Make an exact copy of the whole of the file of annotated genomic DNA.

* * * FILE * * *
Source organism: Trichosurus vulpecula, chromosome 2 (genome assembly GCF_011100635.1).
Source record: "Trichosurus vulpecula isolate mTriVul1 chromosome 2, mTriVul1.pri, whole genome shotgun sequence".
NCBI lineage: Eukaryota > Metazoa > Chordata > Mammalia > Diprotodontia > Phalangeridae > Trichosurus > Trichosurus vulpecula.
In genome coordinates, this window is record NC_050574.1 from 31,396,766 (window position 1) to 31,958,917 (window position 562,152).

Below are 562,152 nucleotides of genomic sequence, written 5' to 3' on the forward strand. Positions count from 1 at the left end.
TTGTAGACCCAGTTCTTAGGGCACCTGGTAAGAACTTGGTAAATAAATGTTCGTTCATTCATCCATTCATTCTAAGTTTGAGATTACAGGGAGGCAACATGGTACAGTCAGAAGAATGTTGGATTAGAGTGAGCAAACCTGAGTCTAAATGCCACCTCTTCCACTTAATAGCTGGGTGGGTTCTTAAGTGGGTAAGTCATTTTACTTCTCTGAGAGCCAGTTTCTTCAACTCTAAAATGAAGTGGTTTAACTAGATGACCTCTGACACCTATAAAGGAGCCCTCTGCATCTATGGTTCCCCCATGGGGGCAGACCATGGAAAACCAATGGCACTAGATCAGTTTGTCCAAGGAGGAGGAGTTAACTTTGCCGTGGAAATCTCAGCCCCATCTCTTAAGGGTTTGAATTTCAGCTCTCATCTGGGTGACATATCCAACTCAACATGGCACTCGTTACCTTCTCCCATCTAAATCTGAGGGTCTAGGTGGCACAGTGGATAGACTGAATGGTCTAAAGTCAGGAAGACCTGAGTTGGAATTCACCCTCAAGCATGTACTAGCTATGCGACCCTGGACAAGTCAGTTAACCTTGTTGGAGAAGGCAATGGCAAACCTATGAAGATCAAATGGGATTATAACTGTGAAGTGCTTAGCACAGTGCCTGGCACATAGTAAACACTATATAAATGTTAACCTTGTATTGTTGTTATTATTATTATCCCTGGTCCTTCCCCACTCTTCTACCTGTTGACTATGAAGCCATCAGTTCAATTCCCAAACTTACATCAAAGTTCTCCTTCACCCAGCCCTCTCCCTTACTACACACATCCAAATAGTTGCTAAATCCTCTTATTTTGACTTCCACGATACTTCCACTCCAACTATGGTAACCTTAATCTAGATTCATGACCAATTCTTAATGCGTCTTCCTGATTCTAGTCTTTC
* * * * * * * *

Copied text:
Source organism: Trichosurus vulpecula, chromosome 2 (genome assembly GCF_011100635.1).
Source record: "Trichosurus vulpecula isolate mTriVul1 chromosome 2, mTriVul1.pri, whole genome shotgun sequence".
NCBI lineage: Eukaryota > Metazoa > Chordata > Mammalia > Diprotodontia > Phalangeridae > Trichosurus > Trichosurus vulpecula.
In genome coordinates, this window is record NC_050574.1 from 31,396,766 (window position 1) to 31,958,917 (window position 562,152).

Below are 562,152 nucleotides of genomic sequence, written 5' to 3' on the forward strand. Positions count from 1 at the left end.
TTGTAGACCCAGTTCTTAGGGCACCTGGTAAGAACTTGGTAAATAAATGTTCGTTCATTCATCCATTCATTCTAAGTTTGAGATTACAGGGAGGCAACATGGTACAGTCAGAAGAATGTTGGATTAGAGTGAGCAAACCTGAGTCTAAATGCCACCTCTTCCACTTAATAGCTGGGTGGGTTCTTAAGTGGGTAAGTCATTTTACTTCTCTGAGAGCCAGTTTCTTCAACTCTAAAATGAAGTGGTTTAACTAGATGACCTCTGACACCTATAAAGGAGCCCTCTGCATCTATGGTTCCCCCATGGGGGCAGACCATGGAAAACCAATGGCACTAGATCAGTTTGTCCAAGGAGGAGGAGTTAACTTTGCCGTGGAAATCTCAGCCCCATCTCTTAAGGGTTTGAATTTCAGCTCTCATCTGGGTGACATATCCAACTCAACATGGCACTCGTTACCTTCTCCCATCTAAATCTGAGGGTCTAGGTGGCACAGTGGATAGACTGAATGGTCTAAAGTCAGGAAGACCTGAGTTGGAATTCACCCTCAAGCATGTACTAGCTATGCGACCCTGGACAAGTCAGTTAACCTTGTTGGAGAAGGCAATGGCAAACCTATGAAGATCAAATGGGATTATAACTGTGAAGTGCTTAGCACAGTGCCTGGCACATAGTAAACACTATATAAATGTTAACCTTGTATTGTTGTTATTATTATTATCCCTGGTCCTTCCCCACTCTTCTACCTGTTGACTATGAAGCCATCAGTTCAATTCCCAAACTTACATCAAAGTTCTCCTTCACCCAGCCCTCTCCCTTACTACACACATCCAAATAGTTGCTAAATCCTCTTATTTTGACTTCCACGATACTTCCACTCCAACTATGGTAACCTTAATCTAGATTCATGACCAATTCTTAATGCGTCTTCCTGATTCTAGTCTTTC